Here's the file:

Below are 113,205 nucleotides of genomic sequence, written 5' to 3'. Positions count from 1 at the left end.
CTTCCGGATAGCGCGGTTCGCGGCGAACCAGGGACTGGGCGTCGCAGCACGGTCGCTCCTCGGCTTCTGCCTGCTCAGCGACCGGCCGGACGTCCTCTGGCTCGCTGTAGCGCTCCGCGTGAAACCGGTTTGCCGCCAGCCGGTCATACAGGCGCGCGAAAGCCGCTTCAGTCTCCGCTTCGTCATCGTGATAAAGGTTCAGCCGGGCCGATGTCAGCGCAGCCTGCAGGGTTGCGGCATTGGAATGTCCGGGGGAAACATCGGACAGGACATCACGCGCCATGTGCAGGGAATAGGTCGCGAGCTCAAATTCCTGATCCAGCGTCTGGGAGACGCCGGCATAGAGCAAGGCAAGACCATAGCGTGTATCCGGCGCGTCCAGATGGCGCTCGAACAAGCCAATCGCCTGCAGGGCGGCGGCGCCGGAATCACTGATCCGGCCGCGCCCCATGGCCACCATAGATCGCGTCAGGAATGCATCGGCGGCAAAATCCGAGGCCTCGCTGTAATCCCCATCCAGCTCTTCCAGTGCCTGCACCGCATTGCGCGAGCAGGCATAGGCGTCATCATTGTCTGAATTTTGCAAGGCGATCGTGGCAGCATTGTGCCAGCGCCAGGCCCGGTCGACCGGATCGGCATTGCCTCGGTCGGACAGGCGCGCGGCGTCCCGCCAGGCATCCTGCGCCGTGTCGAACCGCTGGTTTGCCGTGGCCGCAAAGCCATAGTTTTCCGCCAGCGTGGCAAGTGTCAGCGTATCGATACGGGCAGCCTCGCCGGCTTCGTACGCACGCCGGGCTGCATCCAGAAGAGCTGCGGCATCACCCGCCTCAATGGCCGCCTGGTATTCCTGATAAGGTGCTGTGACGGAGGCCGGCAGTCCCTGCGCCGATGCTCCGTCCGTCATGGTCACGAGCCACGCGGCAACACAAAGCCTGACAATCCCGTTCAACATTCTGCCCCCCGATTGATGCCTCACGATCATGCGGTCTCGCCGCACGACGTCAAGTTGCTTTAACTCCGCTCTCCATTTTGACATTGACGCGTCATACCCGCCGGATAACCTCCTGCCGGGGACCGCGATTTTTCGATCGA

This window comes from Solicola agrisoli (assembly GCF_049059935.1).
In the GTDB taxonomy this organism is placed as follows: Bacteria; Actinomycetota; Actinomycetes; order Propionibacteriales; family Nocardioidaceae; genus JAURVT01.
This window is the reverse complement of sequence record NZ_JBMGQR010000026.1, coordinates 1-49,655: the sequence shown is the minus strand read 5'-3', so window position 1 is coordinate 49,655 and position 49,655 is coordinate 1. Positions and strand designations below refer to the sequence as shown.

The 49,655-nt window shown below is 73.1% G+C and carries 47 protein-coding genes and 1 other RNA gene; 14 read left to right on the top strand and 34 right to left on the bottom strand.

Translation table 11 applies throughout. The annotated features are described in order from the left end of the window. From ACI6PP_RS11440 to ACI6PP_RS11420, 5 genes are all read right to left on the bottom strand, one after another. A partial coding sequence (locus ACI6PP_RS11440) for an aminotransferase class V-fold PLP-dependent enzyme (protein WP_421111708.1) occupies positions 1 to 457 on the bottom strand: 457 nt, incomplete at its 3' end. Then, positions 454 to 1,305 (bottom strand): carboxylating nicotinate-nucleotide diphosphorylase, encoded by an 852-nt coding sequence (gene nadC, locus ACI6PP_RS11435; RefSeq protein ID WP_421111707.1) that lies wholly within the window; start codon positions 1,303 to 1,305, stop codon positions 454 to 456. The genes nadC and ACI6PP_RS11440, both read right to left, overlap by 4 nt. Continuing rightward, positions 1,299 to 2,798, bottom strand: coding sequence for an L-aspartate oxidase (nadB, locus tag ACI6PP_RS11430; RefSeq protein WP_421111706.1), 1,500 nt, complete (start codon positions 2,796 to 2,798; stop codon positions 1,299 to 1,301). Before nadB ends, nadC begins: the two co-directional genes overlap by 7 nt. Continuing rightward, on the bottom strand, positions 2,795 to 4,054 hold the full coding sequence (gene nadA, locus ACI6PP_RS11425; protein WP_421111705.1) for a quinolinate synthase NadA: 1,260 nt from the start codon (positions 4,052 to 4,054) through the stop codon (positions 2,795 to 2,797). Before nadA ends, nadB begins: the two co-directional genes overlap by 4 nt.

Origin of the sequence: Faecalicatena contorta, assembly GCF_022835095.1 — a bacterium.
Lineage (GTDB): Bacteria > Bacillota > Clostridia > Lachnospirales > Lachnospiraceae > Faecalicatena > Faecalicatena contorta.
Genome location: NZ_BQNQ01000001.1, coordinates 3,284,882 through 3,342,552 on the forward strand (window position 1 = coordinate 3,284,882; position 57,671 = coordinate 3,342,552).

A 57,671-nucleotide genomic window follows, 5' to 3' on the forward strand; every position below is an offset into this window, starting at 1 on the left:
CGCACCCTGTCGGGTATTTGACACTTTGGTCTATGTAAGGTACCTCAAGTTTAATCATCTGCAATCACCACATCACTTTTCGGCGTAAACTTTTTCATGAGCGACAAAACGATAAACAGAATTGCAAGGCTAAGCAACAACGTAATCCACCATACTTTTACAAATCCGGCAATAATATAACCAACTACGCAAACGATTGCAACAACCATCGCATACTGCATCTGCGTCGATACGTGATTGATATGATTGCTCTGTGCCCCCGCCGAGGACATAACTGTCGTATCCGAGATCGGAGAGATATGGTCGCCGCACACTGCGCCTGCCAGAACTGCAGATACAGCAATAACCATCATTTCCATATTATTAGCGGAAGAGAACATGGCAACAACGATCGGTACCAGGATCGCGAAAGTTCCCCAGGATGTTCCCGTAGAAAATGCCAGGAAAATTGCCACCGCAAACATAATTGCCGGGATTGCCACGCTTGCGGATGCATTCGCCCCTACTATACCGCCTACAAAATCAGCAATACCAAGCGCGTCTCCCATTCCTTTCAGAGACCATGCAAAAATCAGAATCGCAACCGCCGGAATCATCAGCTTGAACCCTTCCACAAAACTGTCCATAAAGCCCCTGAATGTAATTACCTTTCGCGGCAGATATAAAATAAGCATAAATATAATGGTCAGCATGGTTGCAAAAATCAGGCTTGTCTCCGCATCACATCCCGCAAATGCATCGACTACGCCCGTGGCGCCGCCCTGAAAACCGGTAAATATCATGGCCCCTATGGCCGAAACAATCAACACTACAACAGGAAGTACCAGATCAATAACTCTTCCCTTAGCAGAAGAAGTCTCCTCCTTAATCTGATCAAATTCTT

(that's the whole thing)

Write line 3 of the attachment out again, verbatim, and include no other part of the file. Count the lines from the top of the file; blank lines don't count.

This window comes from Solicola agrisoli (assembly GCF_049059935.1).